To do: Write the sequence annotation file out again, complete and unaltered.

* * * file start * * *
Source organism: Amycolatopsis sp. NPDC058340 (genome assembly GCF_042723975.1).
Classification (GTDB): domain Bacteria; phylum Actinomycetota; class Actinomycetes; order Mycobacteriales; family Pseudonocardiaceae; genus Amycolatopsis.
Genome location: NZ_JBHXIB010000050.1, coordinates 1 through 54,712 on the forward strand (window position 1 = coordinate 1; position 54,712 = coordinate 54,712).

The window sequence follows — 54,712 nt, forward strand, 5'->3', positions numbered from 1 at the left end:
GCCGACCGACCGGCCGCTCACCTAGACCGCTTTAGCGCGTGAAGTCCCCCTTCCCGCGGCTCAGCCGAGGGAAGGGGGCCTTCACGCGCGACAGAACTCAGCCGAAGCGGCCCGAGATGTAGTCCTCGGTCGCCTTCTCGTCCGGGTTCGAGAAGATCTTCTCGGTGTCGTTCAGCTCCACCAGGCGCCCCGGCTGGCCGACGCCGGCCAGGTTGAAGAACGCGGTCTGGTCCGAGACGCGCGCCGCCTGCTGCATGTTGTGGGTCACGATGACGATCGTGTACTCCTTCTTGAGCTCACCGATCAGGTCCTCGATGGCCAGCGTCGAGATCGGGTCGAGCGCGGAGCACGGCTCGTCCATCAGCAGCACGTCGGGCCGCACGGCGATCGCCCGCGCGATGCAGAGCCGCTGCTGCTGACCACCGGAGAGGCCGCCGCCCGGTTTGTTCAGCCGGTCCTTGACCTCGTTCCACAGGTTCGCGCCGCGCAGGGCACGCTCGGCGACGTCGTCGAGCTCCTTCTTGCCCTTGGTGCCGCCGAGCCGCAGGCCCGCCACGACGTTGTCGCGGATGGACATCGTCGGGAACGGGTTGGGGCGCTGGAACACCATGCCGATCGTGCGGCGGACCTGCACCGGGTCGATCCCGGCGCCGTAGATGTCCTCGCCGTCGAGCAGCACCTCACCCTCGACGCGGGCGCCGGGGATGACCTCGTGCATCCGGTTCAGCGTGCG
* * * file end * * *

Source organism: Amycolatopsis sp. NPDC058340 (genome assembly GCF_042723975.1).
Classification (GTDB): domain Bacteria; phylum Actinomycetota; class Actinomycetes; order Mycobacteriales; family Pseudonocardiaceae; genus Amycolatopsis.
Genome location: NZ_JBHXIB010000050.1, coordinates 1 through 54,712 on the forward strand (window position 1 = coordinate 1; position 54,712 = coordinate 54,712).

The window sequence follows — 54,712 nt, forward strand, 5'->3', positions numbered from 1 at the left end:
GCCGACCGACCGGCCGCTCACCTAGACCGCTTTAGCGCGTGAAGTCCCCCTTCCCGCGGCTCAGCCGAGGGAAGGGGGCCTTCACGCGCGACAGAACTCAGCCGAAGCGGCCCGAGATGTAGTCCTCGGTCGCCTTCTCGTCCGGGTTCGAGAAGATCTTCTCGGTGTCGTTCAGCTCCACCAGGCGCCCCGGCTGGCCGACGCCGGCCAGGTTGAAGAACGCGGTCTGGTCCGAGACGCGCGCCGCCTGCTGCATGTTGTGGGTCACGATGACGATCGTGTACTCCTTCTTGAGCTCACCGATCAGGTCCTCGATGGCCAGCGTCGAGATCGGGTCGAGCGCGGAGCACGGCTCGTCCATCAGCAGCACGTCGGGCCGCACGGCGATCGCCCGCGCGATGCAGAGCCGCTGCTGCTGACCACCGGAGAGGCCGCCGCCCGGTTTGTTCAGCCGGTCCTTGACCTCGTTCCACAGGTTCGCGCCGCGCAGGGCACGCTCGGCGACGTCGTCGAGCTCCTTCTTGCCCTTGGTGCCGCCGAGCCGCAGGCCCGCCACGACGTTGTCGCGGATGGACATCGTCGGGAACGGGTTGGGGCGCTGGAACACCATGCCGATCGTGCGGCGGACCTGCACCGGGTCGATCCCGGCGCCGTAGATGTCCTCGCCGTCGAGCAGCACCTCACCCTCGACGCGGGCGCCGGGGATGACCTCGTGCATCCGGTTCAGCGTGCG